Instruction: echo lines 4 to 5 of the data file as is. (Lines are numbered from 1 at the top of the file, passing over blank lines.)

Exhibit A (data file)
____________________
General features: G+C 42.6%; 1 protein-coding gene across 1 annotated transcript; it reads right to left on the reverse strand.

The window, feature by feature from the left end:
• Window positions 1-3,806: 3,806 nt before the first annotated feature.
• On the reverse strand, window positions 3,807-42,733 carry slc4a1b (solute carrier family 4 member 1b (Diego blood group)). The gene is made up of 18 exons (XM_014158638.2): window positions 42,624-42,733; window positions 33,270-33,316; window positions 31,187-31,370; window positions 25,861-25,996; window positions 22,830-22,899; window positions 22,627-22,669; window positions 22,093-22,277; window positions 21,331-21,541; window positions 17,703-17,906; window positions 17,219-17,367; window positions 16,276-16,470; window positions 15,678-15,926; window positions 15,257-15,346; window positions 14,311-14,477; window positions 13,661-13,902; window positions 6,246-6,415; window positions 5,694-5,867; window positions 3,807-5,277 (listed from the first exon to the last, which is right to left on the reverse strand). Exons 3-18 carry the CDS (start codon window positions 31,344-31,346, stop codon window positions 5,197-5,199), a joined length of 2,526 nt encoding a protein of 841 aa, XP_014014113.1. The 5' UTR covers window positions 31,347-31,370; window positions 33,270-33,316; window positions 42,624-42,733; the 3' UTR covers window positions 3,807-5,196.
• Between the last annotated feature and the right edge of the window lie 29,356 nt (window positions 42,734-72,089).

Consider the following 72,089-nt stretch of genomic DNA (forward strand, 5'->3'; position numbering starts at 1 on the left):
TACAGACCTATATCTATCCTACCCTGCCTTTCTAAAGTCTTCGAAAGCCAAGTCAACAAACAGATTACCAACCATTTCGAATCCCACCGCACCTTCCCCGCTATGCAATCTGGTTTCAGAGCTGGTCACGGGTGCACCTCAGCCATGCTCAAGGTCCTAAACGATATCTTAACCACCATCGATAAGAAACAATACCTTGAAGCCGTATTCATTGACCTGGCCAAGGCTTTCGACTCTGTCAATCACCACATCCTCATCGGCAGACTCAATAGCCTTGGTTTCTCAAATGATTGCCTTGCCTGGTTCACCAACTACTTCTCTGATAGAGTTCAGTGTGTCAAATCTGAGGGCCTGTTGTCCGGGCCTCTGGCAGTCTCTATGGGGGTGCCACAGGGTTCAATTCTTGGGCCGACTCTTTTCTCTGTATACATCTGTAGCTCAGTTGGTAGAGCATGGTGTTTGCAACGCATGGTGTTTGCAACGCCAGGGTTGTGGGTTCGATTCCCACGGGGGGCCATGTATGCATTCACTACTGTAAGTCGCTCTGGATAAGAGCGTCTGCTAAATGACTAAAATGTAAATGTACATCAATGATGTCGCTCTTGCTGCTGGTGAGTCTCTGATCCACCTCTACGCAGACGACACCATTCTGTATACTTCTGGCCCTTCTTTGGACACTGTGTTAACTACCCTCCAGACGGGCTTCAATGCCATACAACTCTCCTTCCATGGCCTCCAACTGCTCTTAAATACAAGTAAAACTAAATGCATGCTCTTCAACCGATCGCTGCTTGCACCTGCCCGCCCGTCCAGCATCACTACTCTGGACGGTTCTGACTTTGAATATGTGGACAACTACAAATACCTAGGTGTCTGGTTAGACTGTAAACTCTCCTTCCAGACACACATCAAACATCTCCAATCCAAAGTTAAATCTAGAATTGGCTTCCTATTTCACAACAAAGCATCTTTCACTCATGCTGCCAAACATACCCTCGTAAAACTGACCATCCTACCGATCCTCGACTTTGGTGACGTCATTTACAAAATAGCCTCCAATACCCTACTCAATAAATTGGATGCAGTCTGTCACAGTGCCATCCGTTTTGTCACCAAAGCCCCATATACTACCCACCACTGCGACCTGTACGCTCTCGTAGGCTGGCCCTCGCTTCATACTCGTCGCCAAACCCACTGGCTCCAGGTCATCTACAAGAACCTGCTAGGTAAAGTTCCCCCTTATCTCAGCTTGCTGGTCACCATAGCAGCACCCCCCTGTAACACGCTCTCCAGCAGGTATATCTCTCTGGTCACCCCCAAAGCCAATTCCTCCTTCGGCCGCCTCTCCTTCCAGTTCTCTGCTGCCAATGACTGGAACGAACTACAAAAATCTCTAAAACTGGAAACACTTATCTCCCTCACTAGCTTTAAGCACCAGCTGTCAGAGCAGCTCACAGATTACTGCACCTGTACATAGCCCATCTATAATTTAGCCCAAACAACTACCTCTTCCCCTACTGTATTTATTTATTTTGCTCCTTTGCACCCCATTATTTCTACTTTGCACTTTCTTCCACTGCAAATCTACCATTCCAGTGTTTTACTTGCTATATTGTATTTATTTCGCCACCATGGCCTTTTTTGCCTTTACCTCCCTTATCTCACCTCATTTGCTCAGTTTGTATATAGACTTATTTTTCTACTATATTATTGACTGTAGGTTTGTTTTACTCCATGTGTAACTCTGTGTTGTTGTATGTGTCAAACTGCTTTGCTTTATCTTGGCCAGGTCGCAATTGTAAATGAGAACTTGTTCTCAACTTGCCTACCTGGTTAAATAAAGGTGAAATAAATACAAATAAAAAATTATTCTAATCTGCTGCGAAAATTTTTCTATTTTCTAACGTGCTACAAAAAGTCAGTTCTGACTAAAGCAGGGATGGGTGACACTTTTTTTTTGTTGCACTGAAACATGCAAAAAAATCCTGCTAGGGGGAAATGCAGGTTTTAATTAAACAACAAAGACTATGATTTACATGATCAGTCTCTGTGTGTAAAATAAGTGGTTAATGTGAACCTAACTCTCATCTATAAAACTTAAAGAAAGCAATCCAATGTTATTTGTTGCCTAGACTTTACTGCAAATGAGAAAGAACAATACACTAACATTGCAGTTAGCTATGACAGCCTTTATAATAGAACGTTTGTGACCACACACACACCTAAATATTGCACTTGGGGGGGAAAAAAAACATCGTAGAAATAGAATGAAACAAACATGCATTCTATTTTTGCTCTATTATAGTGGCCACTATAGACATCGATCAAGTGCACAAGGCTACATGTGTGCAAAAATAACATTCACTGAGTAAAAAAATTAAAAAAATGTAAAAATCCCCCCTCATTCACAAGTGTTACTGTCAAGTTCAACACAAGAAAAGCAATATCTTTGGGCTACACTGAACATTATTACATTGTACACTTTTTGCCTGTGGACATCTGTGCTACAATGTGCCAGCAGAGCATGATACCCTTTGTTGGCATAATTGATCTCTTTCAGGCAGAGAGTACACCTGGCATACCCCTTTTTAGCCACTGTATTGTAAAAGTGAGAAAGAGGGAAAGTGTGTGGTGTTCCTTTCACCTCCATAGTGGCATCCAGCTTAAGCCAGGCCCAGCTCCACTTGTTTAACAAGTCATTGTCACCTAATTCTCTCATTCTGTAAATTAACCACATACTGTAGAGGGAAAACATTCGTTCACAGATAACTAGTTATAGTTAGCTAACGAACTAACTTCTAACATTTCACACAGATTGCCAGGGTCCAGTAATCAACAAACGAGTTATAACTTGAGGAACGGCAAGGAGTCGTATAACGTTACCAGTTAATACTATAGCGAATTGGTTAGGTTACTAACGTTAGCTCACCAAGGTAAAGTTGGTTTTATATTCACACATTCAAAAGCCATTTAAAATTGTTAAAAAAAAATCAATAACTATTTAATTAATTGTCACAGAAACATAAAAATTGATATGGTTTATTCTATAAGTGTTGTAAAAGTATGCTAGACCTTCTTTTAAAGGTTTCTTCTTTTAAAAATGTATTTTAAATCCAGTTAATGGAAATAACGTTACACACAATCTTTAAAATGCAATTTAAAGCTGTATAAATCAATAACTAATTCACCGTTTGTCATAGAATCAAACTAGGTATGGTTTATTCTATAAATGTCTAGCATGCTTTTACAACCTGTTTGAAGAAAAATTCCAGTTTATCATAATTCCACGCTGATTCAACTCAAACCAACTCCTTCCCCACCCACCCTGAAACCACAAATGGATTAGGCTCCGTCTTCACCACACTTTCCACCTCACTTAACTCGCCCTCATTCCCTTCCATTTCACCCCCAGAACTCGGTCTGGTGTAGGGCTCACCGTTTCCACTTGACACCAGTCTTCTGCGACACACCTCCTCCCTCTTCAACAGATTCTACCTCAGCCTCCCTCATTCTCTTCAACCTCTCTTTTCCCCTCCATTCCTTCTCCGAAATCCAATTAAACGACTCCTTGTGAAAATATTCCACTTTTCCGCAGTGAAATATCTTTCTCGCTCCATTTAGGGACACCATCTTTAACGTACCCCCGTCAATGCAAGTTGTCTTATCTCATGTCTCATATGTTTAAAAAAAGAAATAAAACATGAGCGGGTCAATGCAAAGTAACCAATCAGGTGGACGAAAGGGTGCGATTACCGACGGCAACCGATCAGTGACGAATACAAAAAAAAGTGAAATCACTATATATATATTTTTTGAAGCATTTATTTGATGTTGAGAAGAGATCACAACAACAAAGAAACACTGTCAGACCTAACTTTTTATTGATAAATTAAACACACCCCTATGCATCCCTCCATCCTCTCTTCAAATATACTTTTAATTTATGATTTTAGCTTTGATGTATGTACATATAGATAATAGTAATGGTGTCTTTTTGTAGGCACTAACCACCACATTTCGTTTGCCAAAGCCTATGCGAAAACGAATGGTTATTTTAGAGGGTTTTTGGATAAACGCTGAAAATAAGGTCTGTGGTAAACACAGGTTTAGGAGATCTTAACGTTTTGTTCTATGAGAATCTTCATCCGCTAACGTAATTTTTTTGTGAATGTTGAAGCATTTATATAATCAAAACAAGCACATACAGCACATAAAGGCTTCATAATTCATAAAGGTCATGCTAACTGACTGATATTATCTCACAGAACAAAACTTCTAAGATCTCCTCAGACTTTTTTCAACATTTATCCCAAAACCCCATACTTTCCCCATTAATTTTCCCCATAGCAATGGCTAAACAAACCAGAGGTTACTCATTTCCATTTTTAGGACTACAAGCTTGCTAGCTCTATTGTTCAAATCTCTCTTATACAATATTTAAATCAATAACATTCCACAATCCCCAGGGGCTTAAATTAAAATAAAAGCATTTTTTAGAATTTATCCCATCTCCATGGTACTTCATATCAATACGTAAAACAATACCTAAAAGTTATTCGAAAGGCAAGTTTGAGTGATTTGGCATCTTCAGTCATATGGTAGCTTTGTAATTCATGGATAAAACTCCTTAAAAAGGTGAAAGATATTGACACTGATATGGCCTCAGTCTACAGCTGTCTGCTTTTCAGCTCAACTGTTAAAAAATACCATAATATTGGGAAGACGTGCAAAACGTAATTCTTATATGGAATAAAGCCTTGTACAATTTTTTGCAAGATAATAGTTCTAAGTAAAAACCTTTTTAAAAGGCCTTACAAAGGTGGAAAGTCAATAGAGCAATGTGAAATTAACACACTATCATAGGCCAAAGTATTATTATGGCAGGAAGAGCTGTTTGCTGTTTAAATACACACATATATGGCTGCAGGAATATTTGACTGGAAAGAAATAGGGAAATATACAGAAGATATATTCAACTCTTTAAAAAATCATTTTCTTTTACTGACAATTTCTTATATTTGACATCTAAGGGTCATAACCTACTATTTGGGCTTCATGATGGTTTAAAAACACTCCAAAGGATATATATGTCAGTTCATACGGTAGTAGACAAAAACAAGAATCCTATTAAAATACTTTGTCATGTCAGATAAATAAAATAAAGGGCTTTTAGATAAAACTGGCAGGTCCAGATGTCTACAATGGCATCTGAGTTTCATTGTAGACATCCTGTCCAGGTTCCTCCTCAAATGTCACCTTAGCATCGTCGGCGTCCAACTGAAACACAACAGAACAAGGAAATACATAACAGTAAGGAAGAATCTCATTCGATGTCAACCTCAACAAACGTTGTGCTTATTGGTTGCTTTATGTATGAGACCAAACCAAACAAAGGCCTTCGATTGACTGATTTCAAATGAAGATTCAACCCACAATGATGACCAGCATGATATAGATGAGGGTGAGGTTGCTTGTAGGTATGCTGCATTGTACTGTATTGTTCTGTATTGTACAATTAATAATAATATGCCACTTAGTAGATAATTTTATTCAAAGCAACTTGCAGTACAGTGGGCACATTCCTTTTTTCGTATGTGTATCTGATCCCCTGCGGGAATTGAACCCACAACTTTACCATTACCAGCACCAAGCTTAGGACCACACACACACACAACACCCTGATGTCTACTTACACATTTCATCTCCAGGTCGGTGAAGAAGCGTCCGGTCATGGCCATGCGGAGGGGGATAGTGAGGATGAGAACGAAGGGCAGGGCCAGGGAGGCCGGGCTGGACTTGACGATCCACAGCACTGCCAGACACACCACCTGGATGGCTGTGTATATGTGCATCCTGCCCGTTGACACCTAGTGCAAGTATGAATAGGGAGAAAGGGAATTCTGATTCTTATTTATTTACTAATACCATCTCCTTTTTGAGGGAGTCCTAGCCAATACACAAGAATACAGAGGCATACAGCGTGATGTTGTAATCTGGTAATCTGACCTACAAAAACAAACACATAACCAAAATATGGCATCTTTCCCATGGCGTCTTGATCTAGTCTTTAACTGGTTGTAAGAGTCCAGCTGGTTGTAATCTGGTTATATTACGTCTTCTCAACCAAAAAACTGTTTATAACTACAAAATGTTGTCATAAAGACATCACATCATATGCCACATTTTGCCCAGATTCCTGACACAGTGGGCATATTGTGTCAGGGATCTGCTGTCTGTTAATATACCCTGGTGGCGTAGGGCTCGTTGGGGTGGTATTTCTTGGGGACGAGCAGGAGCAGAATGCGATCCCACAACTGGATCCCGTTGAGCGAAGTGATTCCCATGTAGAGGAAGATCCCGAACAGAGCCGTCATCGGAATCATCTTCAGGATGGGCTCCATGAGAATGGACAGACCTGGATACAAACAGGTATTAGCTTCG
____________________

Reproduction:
• On the reverse strand, window positions 3,807-42,733 carry slc4a1b (solute carrier family 4 member 1b (Diego blood group)). The gene is made up of 18 exons (XM_014158638.2): window positions 42,624-42,733; window positions 33,270-33,316; window positions 31,187-31,370; window positions 25,861-25,996; window positions 22,830-22,899; window positions 22,627-22,669; window positions 22,093-22,277; window positions 21,331-21,541; window positions 17,703-17,906; window positions 17,219-17,367; window positions 16,276-16,470; window positions 15,678-15,926; window positions 15,257-15,346; window positions 14,311-14,477; window positions 13,661-13,902; window positions 6,246-6,415; window positions 5,694-5,867; window positions 3,807-5,277 (listed from the first exon to the last, which is right to left on the reverse strand). Exons 3-18 carry the CDS (start codon window positions 31,344-31,346, stop codon window positions 5,197-5,199), a joined length of 2,526 nt encoding a protein of 841 aa, XP_014014113.1. The 5' UTR covers window positions 31,347-31,370; window positions 33,270-33,316; window positions 42,624-42,733; the 3' UTR covers window positions 3,807-5,196.
• Between the last annotated feature and the right edge of the window lie 29,356 nt (window positions 42,734-72,089).